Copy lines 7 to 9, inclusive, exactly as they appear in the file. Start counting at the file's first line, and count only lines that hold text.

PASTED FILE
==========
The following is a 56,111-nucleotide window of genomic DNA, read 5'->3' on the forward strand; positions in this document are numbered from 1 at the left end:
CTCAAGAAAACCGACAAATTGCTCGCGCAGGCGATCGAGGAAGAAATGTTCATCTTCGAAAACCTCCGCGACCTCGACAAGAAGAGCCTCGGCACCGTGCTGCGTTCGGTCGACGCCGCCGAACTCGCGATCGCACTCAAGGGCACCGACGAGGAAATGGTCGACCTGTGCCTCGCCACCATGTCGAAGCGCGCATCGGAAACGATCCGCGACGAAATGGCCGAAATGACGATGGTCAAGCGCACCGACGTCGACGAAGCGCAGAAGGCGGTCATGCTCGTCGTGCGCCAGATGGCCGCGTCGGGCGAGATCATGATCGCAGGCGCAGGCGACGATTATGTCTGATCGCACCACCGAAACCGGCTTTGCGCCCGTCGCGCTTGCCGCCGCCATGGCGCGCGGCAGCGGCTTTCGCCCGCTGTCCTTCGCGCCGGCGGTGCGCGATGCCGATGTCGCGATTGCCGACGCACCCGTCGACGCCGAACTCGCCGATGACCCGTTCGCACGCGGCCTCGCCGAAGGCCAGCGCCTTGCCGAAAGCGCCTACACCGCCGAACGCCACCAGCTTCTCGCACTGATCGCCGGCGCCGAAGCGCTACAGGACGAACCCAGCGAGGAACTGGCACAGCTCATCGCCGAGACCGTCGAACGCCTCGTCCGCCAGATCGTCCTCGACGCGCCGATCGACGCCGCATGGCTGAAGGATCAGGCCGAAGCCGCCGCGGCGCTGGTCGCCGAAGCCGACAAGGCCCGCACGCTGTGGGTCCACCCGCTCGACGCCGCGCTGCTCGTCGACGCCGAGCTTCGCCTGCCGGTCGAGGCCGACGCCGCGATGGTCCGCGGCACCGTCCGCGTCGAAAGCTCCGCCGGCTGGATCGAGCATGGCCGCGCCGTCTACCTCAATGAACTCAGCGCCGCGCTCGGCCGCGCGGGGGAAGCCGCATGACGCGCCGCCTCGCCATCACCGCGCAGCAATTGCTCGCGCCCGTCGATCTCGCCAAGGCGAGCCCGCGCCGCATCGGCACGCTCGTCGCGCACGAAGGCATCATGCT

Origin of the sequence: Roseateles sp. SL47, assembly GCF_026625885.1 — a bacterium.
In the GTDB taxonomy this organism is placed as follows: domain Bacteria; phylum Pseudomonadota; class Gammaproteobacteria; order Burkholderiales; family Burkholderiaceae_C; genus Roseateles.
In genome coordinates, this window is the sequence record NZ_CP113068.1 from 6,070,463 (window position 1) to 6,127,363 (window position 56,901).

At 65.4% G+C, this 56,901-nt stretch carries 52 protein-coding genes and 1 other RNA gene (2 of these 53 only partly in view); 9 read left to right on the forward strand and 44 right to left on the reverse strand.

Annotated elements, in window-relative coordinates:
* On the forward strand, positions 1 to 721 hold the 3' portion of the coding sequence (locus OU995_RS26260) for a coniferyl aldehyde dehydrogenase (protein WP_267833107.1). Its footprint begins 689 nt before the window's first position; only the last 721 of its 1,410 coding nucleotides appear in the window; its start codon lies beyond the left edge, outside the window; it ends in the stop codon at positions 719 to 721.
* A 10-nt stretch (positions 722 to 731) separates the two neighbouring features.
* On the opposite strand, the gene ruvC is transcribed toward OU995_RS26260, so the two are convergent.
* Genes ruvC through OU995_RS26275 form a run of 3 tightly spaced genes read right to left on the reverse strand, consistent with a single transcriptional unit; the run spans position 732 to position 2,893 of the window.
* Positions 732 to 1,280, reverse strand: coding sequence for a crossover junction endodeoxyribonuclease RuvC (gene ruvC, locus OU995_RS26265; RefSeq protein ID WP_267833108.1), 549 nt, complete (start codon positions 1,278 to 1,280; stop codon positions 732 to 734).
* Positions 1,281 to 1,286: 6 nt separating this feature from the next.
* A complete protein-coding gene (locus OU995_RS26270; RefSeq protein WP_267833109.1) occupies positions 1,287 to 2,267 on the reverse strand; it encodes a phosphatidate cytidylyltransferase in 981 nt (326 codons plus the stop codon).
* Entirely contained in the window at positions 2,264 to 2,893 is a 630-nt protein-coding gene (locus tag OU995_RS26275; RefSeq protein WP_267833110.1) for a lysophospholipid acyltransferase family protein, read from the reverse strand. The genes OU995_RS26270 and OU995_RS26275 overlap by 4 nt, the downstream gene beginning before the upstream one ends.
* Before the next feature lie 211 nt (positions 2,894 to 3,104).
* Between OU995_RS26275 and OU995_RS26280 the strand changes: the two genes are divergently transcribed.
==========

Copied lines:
Annotated elements, in window-relative coordinates:
* On the forward strand, positions 1 to 721 hold the 3' portion of the coding sequence (locus OU995_RS26260) for a coniferyl aldehyde dehydrogenase (protein WP_267833107.1). Its footprint begins 689 nt before the window's first position; only the last 721 of its 1,410 coding nucleotides appear in the window; its start codon lies beyond the left edge, outside the window; it ends in the stop codon at positions 719 to 721.
* A 10-nt stretch (positions 722 to 731) separates the two neighbouring features.